A neighbour, a person living by our side. We may differ in manners and ideas of how things should be done, but we will always stay closely connected.

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Wherever we are in the world – home or away, in the place we were born or somewhere else – there will always be someone next door. A neighbour, a person living by our side. We may differ in manners and ideas of how things should be done, but we will remain closely connected – because borders and walls, bushes and fences from metal or wood, connect us more than keep us apart.

Lebanon, bordered on one side by the Mediterranean and on the others by olive, orange and wheat fields, may have complicated, if not outright thorny, official relations with its neighbours today. But the relationships nurtured by people are different. By their very essence they traverse borders, and connect what is on one side with the other.

There is also a distinct neighbourly culture within Lebanon, which connects people living in the same street or building: a culture of chatting, sharing and helping one another. Some might argue that this is fading away with time; that close neighbourly relations are something of the past. Either way, there seems to be an inherent nostalgia associated with the concept of neighbours, and we are interested in finding out its current relevance.

The seven stories in this series on Neighbours, all written or produced by former participants to our workshops on journalism and writing, set out to do that.


First out is the tender memory of Sarah Khazem of early morning rituals with a temporary next-door neighbour; following that is Abby Sewell’s conversations with Syrian activists on the revolutionary events in Lebanon. Layla Yammine’s meeting with an antiques dealer in Beirut’s Basta neighbourhood comes third; fourth is Andrea Olea’s notes of kitchen conversations with two Palestinian friends.

Hamoud Mjeidel then takes us to the families residing in Umm Ali’s building in Shatila, and Ghadir Hamadi invites us to hear her family history spanning Lebanon and the Gulf. Rayan Sukkar and Samih Mahmoud, finally, brings us voices from those who may be considered neighbours of the ongoing Lebanese uprising.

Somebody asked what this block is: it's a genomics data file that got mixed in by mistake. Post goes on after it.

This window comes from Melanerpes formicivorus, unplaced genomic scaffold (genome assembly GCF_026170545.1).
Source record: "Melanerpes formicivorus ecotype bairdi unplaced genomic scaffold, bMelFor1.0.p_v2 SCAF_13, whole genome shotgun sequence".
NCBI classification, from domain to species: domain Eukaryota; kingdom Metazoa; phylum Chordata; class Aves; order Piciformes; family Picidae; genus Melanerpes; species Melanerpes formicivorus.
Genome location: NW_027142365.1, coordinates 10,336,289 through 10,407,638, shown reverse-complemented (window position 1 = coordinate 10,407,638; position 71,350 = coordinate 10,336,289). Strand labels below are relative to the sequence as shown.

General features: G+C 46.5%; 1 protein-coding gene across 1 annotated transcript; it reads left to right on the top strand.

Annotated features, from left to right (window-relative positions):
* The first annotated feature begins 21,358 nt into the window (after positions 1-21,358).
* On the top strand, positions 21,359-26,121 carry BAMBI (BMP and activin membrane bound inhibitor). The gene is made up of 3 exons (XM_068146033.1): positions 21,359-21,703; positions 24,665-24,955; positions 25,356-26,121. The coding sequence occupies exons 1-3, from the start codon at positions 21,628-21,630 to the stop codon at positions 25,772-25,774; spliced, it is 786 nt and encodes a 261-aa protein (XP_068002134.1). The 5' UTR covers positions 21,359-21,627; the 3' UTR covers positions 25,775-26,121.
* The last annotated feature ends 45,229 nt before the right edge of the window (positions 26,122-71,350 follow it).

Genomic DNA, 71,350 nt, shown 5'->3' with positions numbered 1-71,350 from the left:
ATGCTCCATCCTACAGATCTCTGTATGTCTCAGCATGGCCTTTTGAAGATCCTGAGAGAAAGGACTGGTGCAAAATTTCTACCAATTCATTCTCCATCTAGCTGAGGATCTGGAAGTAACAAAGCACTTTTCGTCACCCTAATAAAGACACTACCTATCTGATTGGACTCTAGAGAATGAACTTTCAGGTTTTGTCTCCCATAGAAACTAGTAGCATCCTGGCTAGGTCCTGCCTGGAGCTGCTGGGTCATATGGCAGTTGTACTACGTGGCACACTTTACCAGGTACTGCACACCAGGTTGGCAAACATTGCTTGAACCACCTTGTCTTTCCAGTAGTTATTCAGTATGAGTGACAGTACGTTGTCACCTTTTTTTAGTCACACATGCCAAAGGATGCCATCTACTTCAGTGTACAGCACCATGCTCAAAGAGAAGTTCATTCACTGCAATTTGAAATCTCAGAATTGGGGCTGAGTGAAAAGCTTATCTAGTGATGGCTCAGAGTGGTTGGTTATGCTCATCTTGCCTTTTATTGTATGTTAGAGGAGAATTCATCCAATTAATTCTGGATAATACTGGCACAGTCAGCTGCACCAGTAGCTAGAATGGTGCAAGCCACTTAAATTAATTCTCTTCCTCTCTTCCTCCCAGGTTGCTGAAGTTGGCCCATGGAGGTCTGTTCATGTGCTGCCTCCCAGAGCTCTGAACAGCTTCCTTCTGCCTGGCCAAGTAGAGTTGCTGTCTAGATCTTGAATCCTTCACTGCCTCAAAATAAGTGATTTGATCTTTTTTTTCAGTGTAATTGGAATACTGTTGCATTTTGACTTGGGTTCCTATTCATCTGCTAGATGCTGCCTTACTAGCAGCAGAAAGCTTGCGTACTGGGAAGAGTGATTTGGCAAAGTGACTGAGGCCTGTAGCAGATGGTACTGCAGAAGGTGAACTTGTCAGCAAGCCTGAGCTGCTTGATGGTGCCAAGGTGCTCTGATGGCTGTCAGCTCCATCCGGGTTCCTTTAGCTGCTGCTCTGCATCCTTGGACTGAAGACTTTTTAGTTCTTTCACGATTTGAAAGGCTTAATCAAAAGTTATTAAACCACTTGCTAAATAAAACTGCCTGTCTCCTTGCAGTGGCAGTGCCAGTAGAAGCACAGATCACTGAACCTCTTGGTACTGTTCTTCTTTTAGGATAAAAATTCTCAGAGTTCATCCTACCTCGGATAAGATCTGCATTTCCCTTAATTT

Umm Ali’s building 12.03.20 — Hammoud Emjedel SocietyUrban change Beirut

In Shatila, the simple building of Umm Ali is bringing together families from Palestine, Lebanon and Syria to stay under its roof.

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Love thy neighbourhood 10.03.20 — Ghadir Hamadi Society Beirut Riyadh

From South Lebanon to Beirut and Saudi Arabia, then back to Beirut again: the journey of Ghadir and her family, navigating between neighbourhoods that are similar and different at the same time.

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Breaking through the wall 06.03.20 — Andrea Olea Rights & dissentSociety Beirut

As a point of transit, Lebanon has allowed many neighbours condemned to never meet each other to become friends. Iman and Nida, from Gaza and the West Bank, are two of them.

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The wonderful world of antiques 03.03.20 — Layla Yammine Culture Beirut

In Beirut’s Basta neighbourhood, an antiques dealer from Damascus has created a world of artefacts and objects from the past.

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A bittersweet revolution 27.02.20 — Abby Sewell Rights & dissent Beirut

For some Syrians, the Lebanese uprising seemed like a second chance for the pro-democracy movements that quickly deteriorated after 2011.

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The next-door neighbour 25.02.20 — Sarah Khazem Society Beirut

The tale of two neighbours, brought together by chance (and involving a Communist wartime memoir), and their morning coffee rituals.

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“I support all revolutions” 16.03.20 — Samih Mahmoud, Rayan Sukkar Rights & dissent Beirut

People of many nationalities live in Lebanon. What is their position on the revolution?

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عالم الأنتيكا 04.03.20 — Layla Yammine Culture Beirut

وجدت في البسطة التحتة عالماً من الانتيكا ورحلات فريدة عبر الزمن من نافذة كلّ متجرٍ صغيرٍ زرته

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بناية أم علي 12.03.20 — Hammoud Emjedel SocietyUrban change Beirut

“بدون الذاكرة لا توجد علاقة حقيقية مع المكان”

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